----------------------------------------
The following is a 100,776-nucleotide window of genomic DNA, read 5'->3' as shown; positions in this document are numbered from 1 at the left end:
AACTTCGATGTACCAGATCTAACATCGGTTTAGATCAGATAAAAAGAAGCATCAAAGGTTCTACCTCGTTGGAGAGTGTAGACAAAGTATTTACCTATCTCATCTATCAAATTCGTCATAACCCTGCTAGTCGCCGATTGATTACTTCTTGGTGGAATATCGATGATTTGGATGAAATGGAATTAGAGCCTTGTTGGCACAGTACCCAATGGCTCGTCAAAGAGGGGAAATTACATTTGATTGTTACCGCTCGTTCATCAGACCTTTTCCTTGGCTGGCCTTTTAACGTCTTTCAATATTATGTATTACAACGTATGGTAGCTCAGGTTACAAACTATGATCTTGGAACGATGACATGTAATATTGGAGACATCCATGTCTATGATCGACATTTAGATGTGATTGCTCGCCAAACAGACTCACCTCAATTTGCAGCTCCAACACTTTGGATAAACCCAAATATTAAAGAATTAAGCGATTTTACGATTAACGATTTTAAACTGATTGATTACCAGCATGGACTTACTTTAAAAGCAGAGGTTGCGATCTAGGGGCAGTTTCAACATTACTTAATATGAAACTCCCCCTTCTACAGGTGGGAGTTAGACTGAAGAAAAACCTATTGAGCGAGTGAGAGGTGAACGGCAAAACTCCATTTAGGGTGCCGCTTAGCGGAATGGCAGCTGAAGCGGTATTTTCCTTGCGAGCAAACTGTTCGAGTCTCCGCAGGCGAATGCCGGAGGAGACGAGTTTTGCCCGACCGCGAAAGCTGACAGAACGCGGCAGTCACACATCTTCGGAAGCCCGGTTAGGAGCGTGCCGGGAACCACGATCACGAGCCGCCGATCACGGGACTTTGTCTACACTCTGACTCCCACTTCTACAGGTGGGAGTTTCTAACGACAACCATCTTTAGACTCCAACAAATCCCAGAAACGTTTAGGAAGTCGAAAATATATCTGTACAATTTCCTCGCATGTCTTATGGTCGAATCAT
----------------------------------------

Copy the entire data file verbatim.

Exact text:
The following is a 100,776-nucleotide window of genomic DNA, read 5'->3' as shown; positions in this document are numbered from 1 at the left end:
AACTTCGATGTACCAGATCTAACATCGGTTTAGATCAGATAAAAAGAAGCATCAAAGGTTCTACCTCGTTGGAGAGTGTAGACAAAGTATTTACCTATCTCATCTATCAAATTCGTCATAACCCTGCTAGTCGCCGATTGATTACTTCTTGGTGGAATATCGATGATTTGGATGAAATGGAATTAGAGCCTTGTTGGCACAGTACCCAATGGCTCGTCAAAGAGGGGAAATTACATTTGATTGTTACCGCTCGTTCATCAGACCTTTTCCTTGGCTGGCCTTTTAACGTCTTTCAATATTATGTATTACAACGTATGGTAGCTCAGGTTACAAACTATGATCTTGGAACGATGACATGTAATATTGGAGACATCCATGTCTATGATCGACATTTAGATGTGATTGCTCGCCAAACAGACTCACCTCAATTTGCAGCTCCAACACTTTGGATAAACCCAAATATTAAAGAATTAAGCGATTTTACGATTAACGATTTTAAACTGATTGATTACCAGCATGGACTTACTTTAAAAGCAGAGGTTGCGATCTAGGGGCAGTTTCAACATTACTTAATATGAAACTCCCCCTTCTACAGGTGGGAGTTAGACTGAAGAAAAACCTATTGAGCGAGTGAGAGGTGAACGGCAAAACTCCATTTAGGGTGCCGCTTAGCGGAATGGCAGCTGAAGCGGTATTTTCCTTGCGAGCAAACTGTTCGAGTCTCCGCAGGCGAATGCCGGAGGAGACGAGTTTTGCCCGACCGCGAAAGCTGACAGAACGCGGCAGTCACACATCTTCGGAAGCCCGGTTAGGAGCGTGCCGGGAACCACGATCACGAGCCGCCGATCACGGGACTTTGTCTACACTCTGACTCCCACTTCTACAGGTGGGAGTTTCTAACGACAACCATCTTTAGACTCCAACAAATCCCAGAAACGTTTAGGAAGTCGAAAATATATCTGTACAATTTCCTCGCATGTCTTATGGTCGAATCAT